Parallel Resistors (32.6)


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1 Parallel Resistors (32.6) Resistors connected at both ends are called parallel resistors Neil Alberding (SFU Physics) Physics 121: Optics, Electricity & Magnetism Spring / 1
2 Parallel Resistors (32.6) Resistors connected at both ends are called parallel resistors The important thing to note is that: the two left ends of the resistors are at the same potential. Also, the two right ends are at the same potential. Therefore, the V for each resistor is the same! Neil Alberding (SFU Physics) Physics 121: Optics, Electricity & Magnetism Spring / 1
3 Parallel Resistors (32.6) Resistors connected at both ends are called parallel resistors The important thing to note is that: the two left ends of the resistors are at the same potential. Also, the two right ends are at the same potential. Therefore, the V for each resistor is the same! Kirchhoff s Junction Law means that I = I 1 + I 2 Neil Alberding (SFU Physics) Physics 121: Optics, Electricity & Magnetism Spring / 1
4 Parallel Resistors (32.6) Resistors connected at both ends are called parallel resistors The important thing to note is that: the two left ends of the resistors are at the same potential. Also, the two right ends are at the same potential. Therefore, the V for each resistor is the same! Kirchhoff s Junction Law means that I = I 1 + I 2 Using Ohm s Law I = V 1 R 1 + V 2 R 2 = V R 1 + V R 2 ( 1 = V + 1 ) R1 R2 Neil Alberding (SFU Physics) Physics 121: Optics, Electricity & Magnetism Spring / 1
5 Parallel Resistors (32.6) Starting with ( 1 I = V + 1 ) R1 R2 Neil Alberding (SFU Physics) Physics 121: Optics, Electricity & Magnetism Spring / 1
6 Parallel Resistors (32.6) Starting with ( 1 I = V + 1 ) R1 R2 and using Ohm s Law again: R = V I ( 1 = + 1 ) 1 R1 R2 Neil Alberding (SFU Physics) Physics 121: Optics, Electricity & Magnetism Spring / 1
7 Parallel Resistors (32.6) Starting with ( 1 I = V + 1 ) R1 R2 and using Ohm s Law again: R = V I ( 1 = + 1 ) 1 R1 R2 So, for many parallel resistors ( 1 R eq = R1 + 1 R R N ) 1 Neil Alberding (SFU Physics) Physics 121: Optics, Electricity & Magnetism Spring / 1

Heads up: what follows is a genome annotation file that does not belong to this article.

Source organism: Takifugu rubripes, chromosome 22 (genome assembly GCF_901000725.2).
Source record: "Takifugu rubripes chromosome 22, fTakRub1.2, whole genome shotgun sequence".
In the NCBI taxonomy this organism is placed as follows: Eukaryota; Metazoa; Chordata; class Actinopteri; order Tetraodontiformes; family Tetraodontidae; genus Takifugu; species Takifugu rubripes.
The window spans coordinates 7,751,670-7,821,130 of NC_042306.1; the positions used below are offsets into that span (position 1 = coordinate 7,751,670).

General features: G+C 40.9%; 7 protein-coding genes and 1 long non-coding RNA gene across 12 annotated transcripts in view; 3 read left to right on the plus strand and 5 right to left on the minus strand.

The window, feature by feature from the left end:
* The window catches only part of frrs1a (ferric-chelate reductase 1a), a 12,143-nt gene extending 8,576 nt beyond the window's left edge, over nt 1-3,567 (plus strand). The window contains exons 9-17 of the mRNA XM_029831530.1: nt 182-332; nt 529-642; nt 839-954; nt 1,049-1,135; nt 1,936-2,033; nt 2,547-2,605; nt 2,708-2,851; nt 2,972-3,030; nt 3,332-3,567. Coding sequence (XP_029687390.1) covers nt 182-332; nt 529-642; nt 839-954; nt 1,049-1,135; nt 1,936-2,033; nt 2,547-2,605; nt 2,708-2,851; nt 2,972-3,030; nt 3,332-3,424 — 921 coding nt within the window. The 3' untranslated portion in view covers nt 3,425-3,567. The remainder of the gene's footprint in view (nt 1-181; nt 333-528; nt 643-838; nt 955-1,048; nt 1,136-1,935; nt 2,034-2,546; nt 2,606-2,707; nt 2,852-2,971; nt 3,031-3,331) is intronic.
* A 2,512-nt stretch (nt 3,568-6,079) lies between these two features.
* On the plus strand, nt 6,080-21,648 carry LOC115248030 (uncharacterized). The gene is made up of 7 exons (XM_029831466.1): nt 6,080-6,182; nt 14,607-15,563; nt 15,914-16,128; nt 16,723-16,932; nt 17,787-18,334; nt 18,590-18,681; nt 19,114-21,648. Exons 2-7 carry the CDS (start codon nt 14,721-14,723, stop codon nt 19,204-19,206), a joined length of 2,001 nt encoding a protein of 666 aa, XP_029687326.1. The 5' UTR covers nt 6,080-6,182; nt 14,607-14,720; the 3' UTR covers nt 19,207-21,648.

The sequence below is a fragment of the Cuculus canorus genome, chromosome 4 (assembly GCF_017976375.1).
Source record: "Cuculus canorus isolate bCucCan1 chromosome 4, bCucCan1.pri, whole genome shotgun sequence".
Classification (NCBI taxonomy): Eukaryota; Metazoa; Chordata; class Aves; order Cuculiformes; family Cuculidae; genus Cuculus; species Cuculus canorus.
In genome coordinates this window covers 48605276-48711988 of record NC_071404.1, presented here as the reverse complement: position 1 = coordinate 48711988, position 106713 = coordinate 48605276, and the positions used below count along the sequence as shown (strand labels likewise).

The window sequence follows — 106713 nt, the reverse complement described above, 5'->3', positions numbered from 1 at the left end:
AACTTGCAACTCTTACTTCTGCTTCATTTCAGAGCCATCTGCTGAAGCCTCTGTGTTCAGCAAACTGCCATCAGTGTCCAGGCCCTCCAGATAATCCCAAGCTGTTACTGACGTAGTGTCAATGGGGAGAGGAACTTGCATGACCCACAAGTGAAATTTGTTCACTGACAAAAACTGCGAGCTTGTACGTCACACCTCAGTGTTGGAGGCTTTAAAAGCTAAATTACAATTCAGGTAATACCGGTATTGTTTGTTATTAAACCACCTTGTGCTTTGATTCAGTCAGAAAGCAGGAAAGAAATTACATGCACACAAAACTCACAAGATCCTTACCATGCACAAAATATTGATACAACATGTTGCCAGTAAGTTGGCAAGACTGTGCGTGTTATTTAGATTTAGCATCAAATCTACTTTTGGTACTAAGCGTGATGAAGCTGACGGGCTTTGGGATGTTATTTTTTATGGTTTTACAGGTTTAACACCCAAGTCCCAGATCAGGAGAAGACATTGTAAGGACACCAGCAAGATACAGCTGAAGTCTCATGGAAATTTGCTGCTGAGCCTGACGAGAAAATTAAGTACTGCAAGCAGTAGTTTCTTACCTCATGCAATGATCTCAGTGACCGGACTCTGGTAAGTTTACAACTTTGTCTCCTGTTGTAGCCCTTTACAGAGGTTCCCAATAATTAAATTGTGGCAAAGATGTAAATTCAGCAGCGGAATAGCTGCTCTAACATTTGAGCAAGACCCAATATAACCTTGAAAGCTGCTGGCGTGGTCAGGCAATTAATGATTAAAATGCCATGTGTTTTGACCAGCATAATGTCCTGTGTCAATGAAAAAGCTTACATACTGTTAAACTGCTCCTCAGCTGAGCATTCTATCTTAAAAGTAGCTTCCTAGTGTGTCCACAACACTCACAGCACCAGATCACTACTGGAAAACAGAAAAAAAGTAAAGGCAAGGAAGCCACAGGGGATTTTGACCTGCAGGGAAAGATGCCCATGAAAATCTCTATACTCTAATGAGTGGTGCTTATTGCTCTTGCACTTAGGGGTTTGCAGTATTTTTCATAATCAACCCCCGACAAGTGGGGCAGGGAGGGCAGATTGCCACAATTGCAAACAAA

8 Example 32.9 Example 32.9 Three resistors are connected in parallel to a 9V battery. Find the potential difference across and the current through each resistor. (Note: assume an ideal battery and ideal wires) Neil Alberding (SFU Physics) Physics 121: Optics, Electricity & Magnetism Spring / 1
9 Example 32.9 We replace the 3 parallel resistors with a single equivalent resistor: ( 1 R eq = 15Ω + 1 4Ω + 1 ) 1 = (0.4417Ω 1 ) 1 = 2.26Ω 8Ω Neil Alberding (SFU Physics) Physics 121: Optics, Electricity & Magnetism Spring / 1
10 Example 32.9 We replace the 3 parallel resistors with a single equivalent resistor: ( 1 R eq = 15Ω + 1 4Ω + 1 ) 1 = (0.4417Ω 1 ) 1 = 2.26Ω 8Ω The equivalent resistance is LESS than any one resistor! Neil Alberding (SFU Physics) Physics 121: Optics, Electricity & Magnetism Spring / 1
11 Example 32.9 We replace the 3 parallel resistors with a single equivalent resistor: ( 1 R eq = 15Ω + 1 4Ω + 1 ) 1 = (0.4417Ω 1 ) 1 = 2.26Ω 8Ω The equivalent resistance is LESS than any one resistor! We can then determine the current across the equivalent circuit I = E R eq = 9V 2.26Ω = 3.98A Neil Alberding (SFU Physics) Physics 121: Optics, Electricity & Magnetism Spring / 1
12 Example 32.9 Now, we know that the current divides at each junction (not equally!!) and that the potential is the same across each resistor I 1 = 9V 15Ω = 0.6A, I 2 = 9V 4Ω = 2.25A, I 3 = 9V 8Ω = 1.13A Neil Alberding (SFU Physics) Physics 121: Optics, Electricity & Magnetism Spring / 1
13 Example 32.9 Now, we know that the current divides at each junction (not equally!!) and that the potential is the same across each resistor I 1 = 9V 15Ω = 0.6A, I 2 = 9V 4Ω = 2.25A, I 3 = 9V 8Ω = 1.13A The sum of the currents is 3.98A as expected. Neil Alberding (SFU Physics) Physics 121: Optics, Electricity & Magnetism Spring / 1